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Who Has a Gift to Foresee: Topical Problems and Prospects of Translation Industry

Indeed, if a person can't formulate his thoughts well in his native language, then he won't be able to interpret somebody else's ideas, that's the problem! To my mind, of the three cornerstones of technical translation – understanding of the foreign language, knowledge of the native language, and knowledge of the subject field – the low quality of the first one does less harm. Even if a nonspecialist comes out of a completely new situation due to common sense and good grammar, without familiarity with the necessary terminology, he won't be able to transmit his understanding to the reader-expert. And the consequences of these can be the most unfortunate. For instance, if "zhestkyi disk" (hard drive) (Rus.) translated into English as "solid disk" just evokes a smile, then "pervichnoye koltso" translated as "primary ring", not as "prime ring", in an algebraic article will make the theorem invalid, take my word for it!

a translator formulates ideas unintelligibly while understanding everything right, it can complicate reading as seriously as wrong terminology.

At the same time a good expert can fill vacancies in his knowledge of the foreign language with the understanding of the matter. If he, say, doesn't know all the refinements of use of the preposition "within", but he knows for sure the relative position of the given objects and how to speak about it in the target language, he would be able to provide a high-quality translation. One mathematician even translated the whole monography from English though he had never studied the language. He was just at home in all the theorems given in the book and could reproduce the content of the book simply by looking on the formulas where everything is clear without translation. Though the only fragment of, so to say, artistic text – the introduction – is not very well written by him.

Many people suppose that the top requirement for high-quality translation is to know many foreign words (or, at least, have a pile of dictionaries on tap). Unfortunately, this is not enough. Though advanced translators, as a rule, really have an extended vocabulary, the knowing of the words itself doesn't guarantee high quality of translation. The trouble is that there is no one-to-one correspondence between the words from different languages. A word from one language can't be translated into other language always in the same way. As a rule, one have to choose from several variants on the basis of context.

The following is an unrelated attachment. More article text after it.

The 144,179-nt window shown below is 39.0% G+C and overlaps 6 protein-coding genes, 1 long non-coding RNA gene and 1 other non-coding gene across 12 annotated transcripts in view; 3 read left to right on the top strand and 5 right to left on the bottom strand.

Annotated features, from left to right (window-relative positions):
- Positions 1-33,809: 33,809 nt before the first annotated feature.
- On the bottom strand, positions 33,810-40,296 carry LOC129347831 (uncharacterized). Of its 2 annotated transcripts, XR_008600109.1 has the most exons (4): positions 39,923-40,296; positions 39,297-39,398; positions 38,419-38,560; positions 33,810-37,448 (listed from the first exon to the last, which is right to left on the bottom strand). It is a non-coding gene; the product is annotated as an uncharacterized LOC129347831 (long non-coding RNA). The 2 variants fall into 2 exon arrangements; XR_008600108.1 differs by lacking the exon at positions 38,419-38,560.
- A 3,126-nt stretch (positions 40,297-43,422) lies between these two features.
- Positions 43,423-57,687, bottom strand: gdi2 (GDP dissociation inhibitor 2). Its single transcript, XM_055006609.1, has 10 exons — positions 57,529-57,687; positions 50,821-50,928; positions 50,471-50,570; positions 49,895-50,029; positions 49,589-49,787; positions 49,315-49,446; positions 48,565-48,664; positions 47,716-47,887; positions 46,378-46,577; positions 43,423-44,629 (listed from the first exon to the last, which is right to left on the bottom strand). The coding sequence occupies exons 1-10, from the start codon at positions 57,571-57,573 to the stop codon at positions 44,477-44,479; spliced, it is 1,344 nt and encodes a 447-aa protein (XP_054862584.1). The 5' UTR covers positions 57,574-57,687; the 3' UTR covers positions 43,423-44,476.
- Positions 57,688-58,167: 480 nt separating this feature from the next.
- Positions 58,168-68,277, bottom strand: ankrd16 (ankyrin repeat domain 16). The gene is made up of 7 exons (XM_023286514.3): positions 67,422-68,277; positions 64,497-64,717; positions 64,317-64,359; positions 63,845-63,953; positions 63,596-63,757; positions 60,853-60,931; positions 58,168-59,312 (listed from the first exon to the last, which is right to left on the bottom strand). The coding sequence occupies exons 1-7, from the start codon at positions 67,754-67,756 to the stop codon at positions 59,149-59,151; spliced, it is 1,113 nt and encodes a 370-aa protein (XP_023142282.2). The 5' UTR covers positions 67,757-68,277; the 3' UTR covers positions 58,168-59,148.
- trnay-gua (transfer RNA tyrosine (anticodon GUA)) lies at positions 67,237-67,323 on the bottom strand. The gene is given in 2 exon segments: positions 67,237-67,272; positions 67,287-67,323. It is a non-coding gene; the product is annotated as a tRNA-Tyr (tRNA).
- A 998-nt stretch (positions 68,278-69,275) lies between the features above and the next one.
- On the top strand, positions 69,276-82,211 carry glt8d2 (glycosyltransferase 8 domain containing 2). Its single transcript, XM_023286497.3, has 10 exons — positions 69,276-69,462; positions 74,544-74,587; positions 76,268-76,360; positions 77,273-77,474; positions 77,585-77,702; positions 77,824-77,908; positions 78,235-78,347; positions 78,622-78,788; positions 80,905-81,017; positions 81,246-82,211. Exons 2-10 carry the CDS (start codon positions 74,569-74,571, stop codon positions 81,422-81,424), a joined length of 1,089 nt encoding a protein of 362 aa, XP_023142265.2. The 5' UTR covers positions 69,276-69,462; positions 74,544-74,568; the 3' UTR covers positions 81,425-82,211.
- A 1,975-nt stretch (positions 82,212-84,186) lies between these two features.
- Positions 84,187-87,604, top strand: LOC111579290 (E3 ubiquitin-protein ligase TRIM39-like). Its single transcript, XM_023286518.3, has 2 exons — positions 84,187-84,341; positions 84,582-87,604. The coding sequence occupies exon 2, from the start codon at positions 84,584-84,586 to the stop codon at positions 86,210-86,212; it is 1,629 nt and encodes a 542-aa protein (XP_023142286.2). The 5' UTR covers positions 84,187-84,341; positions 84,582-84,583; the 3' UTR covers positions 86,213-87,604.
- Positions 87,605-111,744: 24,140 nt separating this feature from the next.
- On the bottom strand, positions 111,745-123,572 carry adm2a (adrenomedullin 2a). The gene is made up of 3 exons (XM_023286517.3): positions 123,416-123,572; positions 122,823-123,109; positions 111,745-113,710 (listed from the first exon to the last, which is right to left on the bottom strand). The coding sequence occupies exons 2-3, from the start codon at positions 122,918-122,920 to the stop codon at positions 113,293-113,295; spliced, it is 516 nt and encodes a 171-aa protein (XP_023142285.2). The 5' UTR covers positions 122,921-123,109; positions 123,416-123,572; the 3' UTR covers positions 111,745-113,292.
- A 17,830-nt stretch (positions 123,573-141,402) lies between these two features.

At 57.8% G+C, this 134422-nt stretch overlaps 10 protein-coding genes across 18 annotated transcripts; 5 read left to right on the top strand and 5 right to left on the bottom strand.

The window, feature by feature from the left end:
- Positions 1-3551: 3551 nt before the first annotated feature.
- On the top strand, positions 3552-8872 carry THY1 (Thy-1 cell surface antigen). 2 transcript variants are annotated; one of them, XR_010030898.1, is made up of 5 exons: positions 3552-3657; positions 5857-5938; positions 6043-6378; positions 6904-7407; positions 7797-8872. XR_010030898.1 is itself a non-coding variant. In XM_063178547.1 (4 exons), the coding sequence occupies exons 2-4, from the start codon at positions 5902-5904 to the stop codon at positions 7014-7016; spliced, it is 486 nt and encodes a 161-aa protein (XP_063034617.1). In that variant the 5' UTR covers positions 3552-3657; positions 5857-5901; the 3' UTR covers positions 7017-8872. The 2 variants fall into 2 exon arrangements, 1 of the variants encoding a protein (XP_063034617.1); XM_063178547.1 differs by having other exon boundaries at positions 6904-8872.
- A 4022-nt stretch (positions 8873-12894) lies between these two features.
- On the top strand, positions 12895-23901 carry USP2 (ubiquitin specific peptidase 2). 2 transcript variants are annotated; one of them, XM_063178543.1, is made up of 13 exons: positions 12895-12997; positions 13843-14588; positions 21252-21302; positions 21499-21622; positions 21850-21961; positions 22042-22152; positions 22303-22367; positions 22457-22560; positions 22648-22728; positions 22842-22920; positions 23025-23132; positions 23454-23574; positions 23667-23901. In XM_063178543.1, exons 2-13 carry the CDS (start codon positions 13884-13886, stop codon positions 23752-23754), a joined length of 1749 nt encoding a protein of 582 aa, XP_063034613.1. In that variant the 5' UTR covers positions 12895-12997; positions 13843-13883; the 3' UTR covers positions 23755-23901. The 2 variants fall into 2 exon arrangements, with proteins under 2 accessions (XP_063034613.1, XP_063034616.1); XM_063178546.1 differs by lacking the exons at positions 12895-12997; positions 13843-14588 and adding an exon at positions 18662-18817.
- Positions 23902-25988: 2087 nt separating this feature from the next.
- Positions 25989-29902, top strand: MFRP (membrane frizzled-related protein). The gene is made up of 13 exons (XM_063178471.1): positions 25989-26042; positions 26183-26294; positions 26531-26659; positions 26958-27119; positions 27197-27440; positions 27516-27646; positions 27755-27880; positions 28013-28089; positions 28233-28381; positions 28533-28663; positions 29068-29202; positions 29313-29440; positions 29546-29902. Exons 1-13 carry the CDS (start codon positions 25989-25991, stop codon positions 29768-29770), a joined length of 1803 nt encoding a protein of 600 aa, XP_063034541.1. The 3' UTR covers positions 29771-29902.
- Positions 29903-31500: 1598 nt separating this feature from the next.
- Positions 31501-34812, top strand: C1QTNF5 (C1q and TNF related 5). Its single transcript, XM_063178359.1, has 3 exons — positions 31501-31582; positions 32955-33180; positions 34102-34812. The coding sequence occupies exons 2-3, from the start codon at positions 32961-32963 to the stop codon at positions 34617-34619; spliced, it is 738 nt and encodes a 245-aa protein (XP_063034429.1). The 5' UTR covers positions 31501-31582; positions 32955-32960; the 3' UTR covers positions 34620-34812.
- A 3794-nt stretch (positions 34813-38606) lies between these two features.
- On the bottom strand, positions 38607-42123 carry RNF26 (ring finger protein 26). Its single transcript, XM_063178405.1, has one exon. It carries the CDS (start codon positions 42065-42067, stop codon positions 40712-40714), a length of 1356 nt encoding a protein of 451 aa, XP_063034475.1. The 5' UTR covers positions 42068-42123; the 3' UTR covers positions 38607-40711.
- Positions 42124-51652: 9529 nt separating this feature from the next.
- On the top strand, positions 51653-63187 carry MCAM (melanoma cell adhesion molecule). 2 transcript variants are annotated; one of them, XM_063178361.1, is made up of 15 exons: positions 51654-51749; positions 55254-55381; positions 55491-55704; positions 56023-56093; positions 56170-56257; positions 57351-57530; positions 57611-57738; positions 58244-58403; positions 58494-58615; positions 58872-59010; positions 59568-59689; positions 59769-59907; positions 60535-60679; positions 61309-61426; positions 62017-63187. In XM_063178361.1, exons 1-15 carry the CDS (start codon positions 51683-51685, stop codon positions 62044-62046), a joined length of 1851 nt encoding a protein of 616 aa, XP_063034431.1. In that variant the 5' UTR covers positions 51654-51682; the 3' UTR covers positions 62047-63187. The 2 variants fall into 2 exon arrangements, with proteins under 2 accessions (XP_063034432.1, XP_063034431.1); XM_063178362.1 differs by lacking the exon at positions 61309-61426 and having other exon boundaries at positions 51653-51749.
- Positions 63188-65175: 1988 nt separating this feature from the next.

Let's take a look at the familiar word "table". Everyone who had been learning English for, at least, one year knows that one of its meanings is "a flat horizontal slab or board, usually supported by one or more legs, on which objects may be placed". Many learners know the second meaning - "an arrangement of words, numbers, or signs, usually in parallel columns, to display data or relations". And how many learners know the verb "to table"? Though it also has many meanings, including "to suspend discussion of (a bill, etc.) indefinitely or for some time" and "to submit (a bill, etc.) for consideration by a legislative body". What is more, the same word can denote table appointments, a company assembled for a meal, a palm in chiromancy, etc. There are also such interesting words like "defeat" which as a noun is translated into Russian as "porazheniye" (failure) and as a verb – as "pobezhdat" (to win)!

That is, knowing word meanings is a necessary condition, but it is absolutely not enough to understand the text. Like mosaic pieces, words give us the opportunity to compose completely different pictures from one set. ("Father's teacher entered the room" and "Teacher's father entered the room" – do you think that a foreigner will easily catch the difference between these phrases which is so obvious to us? Let alone famous "execute not pardon", where the sense depends on where the comma is placed.) Sometimes even the identical phrases will be translated differently depending on context. (It is clear that in some cases the phrase "let it be" can mean "I express my approval for this" and in other – "OK, you have won, do as you wish") And you shouldn't think that it's some rare case, some language exotic. The interpreter is always more or less faced with the problem of ambiguity. And the choice of the right variant from several equivalents is based upon his common sense, erudition, and understanding of the situation. The three following real-world examples illustrate the seriousness of consequences of the wrong word choice.

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